The fifth section (volumes 18–25) contains practical instructions (khrid) and pith teachings (man ngag).
6. COMMON SCIENCES
The sixth section (volume 26) , is on the “common sciences” (thun mong rig gnas ), such as grammar and linguistics.
For an English translation of the titles of the 8th Karmapa’s Collected Works, see here.
Rheingans, Jim. The Eighth Karmapa’s Life and His Interpretation of the Great Seal (2017).
17th Karmapa (2021). ‘JAW-DROPPING’ HANDWRITTEN COLLECTED WORKS THAT EMANATED LIGHT: TEXTUAL SOURCES, THE MEANING OF ‘LIBERATION-STORY’, IMPORTANCE OF FAITH AND INNER QUALITIES: ‘Good Deeds’ teaching by 17th Karmapa (Day Two)
Tomlin, Adele (2021). The 8th Karmapa on the ‘Single Intention’ (Gong Chig) by Drikung Jigten Sumgon
[i] Most of the research on the 8th Karmapa’s Collected Works so far has been done by Rheingans (2017) and I have quoted his work extensively in this post.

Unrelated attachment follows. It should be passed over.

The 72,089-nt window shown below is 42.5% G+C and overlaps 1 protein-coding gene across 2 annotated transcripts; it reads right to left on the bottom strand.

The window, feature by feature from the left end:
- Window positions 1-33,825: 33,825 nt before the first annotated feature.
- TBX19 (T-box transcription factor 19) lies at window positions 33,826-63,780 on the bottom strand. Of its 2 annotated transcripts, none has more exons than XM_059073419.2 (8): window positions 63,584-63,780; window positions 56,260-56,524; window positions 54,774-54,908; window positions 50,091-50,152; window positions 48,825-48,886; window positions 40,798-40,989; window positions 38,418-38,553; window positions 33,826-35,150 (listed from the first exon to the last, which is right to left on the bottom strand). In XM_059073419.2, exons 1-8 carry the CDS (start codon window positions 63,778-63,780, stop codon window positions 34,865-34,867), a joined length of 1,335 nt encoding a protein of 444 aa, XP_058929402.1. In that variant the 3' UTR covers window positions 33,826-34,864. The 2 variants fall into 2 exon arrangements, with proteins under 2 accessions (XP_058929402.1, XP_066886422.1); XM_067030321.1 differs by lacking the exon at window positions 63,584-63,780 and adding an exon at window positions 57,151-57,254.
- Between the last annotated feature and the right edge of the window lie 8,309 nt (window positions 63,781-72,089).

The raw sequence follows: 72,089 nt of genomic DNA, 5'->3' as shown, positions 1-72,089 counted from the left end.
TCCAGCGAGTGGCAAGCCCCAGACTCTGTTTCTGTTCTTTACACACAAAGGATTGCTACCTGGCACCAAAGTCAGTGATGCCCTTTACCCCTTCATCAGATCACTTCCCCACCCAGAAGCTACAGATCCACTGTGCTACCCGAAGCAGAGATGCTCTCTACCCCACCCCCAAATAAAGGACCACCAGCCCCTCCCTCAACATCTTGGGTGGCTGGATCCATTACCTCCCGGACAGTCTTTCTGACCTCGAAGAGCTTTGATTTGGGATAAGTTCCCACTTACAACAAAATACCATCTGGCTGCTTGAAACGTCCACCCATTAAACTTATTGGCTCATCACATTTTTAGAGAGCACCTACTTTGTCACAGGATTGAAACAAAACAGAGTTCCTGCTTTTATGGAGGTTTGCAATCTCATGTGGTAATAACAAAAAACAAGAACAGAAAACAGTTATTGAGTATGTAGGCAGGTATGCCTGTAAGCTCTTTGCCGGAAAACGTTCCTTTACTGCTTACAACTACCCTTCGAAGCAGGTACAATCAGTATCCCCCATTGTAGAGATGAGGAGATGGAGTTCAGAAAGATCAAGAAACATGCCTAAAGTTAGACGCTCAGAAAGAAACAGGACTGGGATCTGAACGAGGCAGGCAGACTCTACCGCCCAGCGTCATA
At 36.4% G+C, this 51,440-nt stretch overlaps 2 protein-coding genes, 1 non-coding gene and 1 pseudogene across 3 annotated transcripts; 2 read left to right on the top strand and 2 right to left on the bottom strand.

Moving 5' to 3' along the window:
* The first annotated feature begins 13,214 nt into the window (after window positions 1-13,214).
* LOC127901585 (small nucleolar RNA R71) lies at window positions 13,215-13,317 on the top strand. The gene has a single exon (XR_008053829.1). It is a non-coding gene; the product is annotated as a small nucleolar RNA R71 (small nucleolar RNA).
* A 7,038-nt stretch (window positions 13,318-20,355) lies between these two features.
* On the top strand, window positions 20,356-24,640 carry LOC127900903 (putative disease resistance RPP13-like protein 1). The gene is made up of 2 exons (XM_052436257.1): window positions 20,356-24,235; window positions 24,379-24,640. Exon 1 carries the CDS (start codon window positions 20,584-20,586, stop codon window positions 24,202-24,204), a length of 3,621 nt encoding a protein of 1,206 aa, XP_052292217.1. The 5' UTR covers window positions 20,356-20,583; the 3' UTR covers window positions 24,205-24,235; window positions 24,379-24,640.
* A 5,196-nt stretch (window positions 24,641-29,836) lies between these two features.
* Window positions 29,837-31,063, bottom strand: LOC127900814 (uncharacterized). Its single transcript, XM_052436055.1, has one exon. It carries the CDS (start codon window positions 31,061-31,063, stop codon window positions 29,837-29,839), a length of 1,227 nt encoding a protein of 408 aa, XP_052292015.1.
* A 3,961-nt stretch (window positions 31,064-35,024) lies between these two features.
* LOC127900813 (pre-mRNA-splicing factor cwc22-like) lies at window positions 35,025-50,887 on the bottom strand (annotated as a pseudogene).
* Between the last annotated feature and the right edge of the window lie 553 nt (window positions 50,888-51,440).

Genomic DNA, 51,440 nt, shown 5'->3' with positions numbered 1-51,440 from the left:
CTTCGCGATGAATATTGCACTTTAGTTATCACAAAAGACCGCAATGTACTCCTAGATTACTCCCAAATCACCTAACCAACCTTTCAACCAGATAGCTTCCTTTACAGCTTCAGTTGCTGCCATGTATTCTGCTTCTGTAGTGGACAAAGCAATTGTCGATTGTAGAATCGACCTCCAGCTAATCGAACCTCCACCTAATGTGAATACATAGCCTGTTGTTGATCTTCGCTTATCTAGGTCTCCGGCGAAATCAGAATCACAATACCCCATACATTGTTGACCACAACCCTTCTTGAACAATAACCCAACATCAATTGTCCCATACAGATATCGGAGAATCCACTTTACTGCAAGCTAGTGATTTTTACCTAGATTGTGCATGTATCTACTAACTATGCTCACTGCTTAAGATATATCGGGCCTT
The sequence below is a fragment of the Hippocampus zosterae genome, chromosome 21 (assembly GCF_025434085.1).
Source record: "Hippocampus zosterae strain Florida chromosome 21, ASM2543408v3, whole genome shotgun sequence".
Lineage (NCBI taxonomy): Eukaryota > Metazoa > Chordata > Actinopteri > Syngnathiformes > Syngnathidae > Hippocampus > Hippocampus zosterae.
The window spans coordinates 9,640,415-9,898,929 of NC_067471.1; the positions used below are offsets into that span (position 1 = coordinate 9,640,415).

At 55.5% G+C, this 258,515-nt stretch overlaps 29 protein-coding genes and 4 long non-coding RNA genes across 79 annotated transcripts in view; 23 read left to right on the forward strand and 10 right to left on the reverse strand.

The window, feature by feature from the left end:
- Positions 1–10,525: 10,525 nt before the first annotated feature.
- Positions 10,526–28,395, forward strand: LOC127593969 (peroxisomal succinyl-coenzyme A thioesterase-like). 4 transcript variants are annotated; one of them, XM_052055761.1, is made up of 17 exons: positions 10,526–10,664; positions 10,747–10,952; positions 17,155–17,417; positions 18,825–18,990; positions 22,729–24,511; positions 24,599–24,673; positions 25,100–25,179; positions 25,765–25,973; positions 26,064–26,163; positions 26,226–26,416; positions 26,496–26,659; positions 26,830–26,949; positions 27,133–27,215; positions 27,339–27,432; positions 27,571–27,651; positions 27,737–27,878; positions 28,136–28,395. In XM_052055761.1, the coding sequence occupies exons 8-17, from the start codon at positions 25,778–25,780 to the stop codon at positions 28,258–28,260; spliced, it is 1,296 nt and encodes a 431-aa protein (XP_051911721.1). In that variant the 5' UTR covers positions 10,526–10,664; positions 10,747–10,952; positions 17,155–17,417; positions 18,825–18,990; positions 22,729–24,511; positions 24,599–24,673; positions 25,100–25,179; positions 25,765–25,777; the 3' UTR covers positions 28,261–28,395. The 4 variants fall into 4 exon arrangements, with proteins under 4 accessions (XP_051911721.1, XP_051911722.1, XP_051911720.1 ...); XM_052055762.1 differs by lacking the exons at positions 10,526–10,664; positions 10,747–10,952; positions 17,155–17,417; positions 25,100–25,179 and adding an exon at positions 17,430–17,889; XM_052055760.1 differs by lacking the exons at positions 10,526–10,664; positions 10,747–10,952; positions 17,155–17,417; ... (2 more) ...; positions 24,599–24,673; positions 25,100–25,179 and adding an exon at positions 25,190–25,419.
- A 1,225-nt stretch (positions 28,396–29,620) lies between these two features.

[ii] Pawo Tsuglag is said to have acted as note-taker and scribe for the 8th Karmapa: Slob dpon dbyangs can bzang pos nye bar stsal ba’i dril bu rim pa lnga pa’i khrid, fol. 103a/p. 981 and dPal rdzogs pa’I sangs rgyas karma pa mi bskyod rdo rje, fol. 128a/p. 1139. (Rheingans (2017:44: n7).
[iii] “This being so, as receptacle of the [enlightened] body, the great statue (rten) of bShad grub gling was erected; and the receptacle of speech, a collected sayings (bka’ ’bum) in gold was issued, sponsored by Chos mdzad ma rNam grol. The receptacle of [enlightened] mind is the special stūpa: And infinite were the receptacles (i.e. stūpas), made by monks and patrons with faith and wealth (gra yon dad ’byor) of many different areas, in which there were relics (gdungs) [of the Karmapa] with a share for each [contributing party].” (From Rheingans (2017).
[iv] Karma pa 08 mi bskyod rdo rje. gSung ʼbum mi bskyod rdo rje. 2004. Buddhist Digital Resource Center (BDRC), purl.bdrc.io/resource/MW8039. [BDRC bdr:MW8039].
[v] See: “karma pa mi bskyod rdo rje’i gsung ‘bum dkar chag.” In gsung thor bu/_dkon mchog yan lag. TBRC W23927. 2: 205 – 236. Dzongsar Chhentse Labrang, Gangtok, 1974. Buddhist Digital Resource Center (BDRC), purl.bdrc.io/resource/MW23927.